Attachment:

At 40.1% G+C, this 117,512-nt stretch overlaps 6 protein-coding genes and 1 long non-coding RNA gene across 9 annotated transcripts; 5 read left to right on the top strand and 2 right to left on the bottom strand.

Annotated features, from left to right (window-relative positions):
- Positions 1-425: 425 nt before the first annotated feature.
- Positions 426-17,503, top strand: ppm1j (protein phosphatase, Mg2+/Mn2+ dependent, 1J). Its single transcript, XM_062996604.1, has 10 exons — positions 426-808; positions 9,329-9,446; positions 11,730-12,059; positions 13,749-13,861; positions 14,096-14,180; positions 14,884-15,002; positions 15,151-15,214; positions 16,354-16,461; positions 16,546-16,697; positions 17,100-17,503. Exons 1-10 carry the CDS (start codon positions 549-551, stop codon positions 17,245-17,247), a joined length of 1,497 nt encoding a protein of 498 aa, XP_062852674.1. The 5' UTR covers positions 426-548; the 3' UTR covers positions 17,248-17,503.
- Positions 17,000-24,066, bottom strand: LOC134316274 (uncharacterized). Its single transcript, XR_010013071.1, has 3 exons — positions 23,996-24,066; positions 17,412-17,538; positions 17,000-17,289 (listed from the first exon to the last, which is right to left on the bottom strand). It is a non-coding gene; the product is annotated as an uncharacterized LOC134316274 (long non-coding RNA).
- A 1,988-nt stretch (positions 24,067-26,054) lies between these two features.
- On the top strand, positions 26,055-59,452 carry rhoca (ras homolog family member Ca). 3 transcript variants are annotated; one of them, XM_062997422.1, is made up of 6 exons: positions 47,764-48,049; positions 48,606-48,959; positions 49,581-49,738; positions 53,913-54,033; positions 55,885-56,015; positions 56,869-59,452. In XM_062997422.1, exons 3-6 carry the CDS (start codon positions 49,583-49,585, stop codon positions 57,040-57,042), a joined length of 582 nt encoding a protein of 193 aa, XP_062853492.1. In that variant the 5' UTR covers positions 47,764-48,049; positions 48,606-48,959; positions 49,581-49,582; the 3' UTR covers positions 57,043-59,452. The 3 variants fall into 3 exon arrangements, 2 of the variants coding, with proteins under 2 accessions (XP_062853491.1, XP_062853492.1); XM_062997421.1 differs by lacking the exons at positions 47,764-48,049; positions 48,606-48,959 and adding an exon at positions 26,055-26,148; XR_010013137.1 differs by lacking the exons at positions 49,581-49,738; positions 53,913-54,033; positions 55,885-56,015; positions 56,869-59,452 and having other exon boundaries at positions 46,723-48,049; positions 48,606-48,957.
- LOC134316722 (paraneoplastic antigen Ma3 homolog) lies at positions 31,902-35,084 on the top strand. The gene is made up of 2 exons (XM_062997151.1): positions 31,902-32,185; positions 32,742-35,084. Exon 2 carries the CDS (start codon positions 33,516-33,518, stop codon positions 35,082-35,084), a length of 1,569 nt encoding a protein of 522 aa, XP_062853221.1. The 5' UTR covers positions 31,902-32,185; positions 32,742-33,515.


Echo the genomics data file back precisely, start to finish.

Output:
At 40.1% G+C, this 117,512-nt stretch overlaps 6 protein-coding genes and 1 long non-coding RNA gene across 9 annotated transcripts; 5 read left to right on the top strand and 2 right to left on the bottom strand.

Annotated features, from left to right (window-relative positions):
- Positions 1-425: 425 nt before the first annotated feature.
- Positions 426-17,503, top strand: ppm1j (protein phosphatase, Mg2+/Mn2+ dependent, 1J). Its single transcript, XM_062996604.1, has 10 exons — positions 426-808; positions 9,329-9,446; positions 11,730-12,059; positions 13,749-13,861; positions 14,096-14,180; positions 14,884-15,002; positions 15,151-15,214; positions 16,354-16,461; positions 16,546-16,697; positions 17,100-17,503. Exons 1-10 carry the CDS (start codon positions 549-551, stop codon positions 17,245-17,247), a joined length of 1,497 nt encoding a protein of 498 aa, XP_062852674.1. The 5' UTR covers positions 426-548; the 3' UTR covers positions 17,248-17,503.
- Positions 17,000-24,066, bottom strand: LOC134316274 (uncharacterized). Its single transcript, XR_010013071.1, has 3 exons — positions 23,996-24,066; positions 17,412-17,538; positions 17,000-17,289 (listed from the first exon to the last, which is right to left on the bottom strand). It is a non-coding gene; the product is annotated as an uncharacterized LOC134316274 (long non-coding RNA).
- A 1,988-nt stretch (positions 24,067-26,054) lies between these two features.
- On the top strand, positions 26,055-59,452 carry rhoca (ras homolog family member Ca). 3 transcript variants are annotated; one of them, XM_062997422.1, is made up of 6 exons: positions 47,764-48,049; positions 48,606-48,959; positions 49,581-49,738; positions 53,913-54,033; positions 55,885-56,015; positions 56,869-59,452. In XM_062997422.1, exons 3-6 carry the CDS (start codon positions 49,583-49,585, stop codon positions 57,040-57,042), a joined length of 582 nt encoding a protein of 193 aa, XP_062853492.1. In that variant the 5' UTR covers positions 47,764-48,049; positions 48,606-48,959; positions 49,581-49,582; the 3' UTR covers positions 57,043-59,452. The 3 variants fall into 3 exon arrangements, 2 of the variants coding, with proteins under 2 accessions (XP_062853491.1, XP_062853492.1); XM_062997421.1 differs by lacking the exons at positions 47,764-48,049; positions 48,606-48,959 and adding an exon at positions 26,055-26,148; XR_010013137.1 differs by lacking the exons at positions 49,581-49,738; positions 53,913-54,033; positions 55,885-56,015; positions 56,869-59,452 and having other exon boundaries at positions 46,723-48,049; positions 48,606-48,957.
- LOC134316722 (paraneoplastic antigen Ma3 homolog) lies at positions 31,902-35,084 on the top strand. The gene is made up of 2 exons (XM_062997151.1): positions 31,902-32,185; positions 32,742-35,084. Exon 2 carries the CDS (start codon positions 33,516-33,518, stop codon positions 35,082-35,084), a length of 1,569 nt encoding a protein of 522 aa, XP_062853221.1. The 5' UTR covers positions 31,902-32,185; positions 32,742-33,515.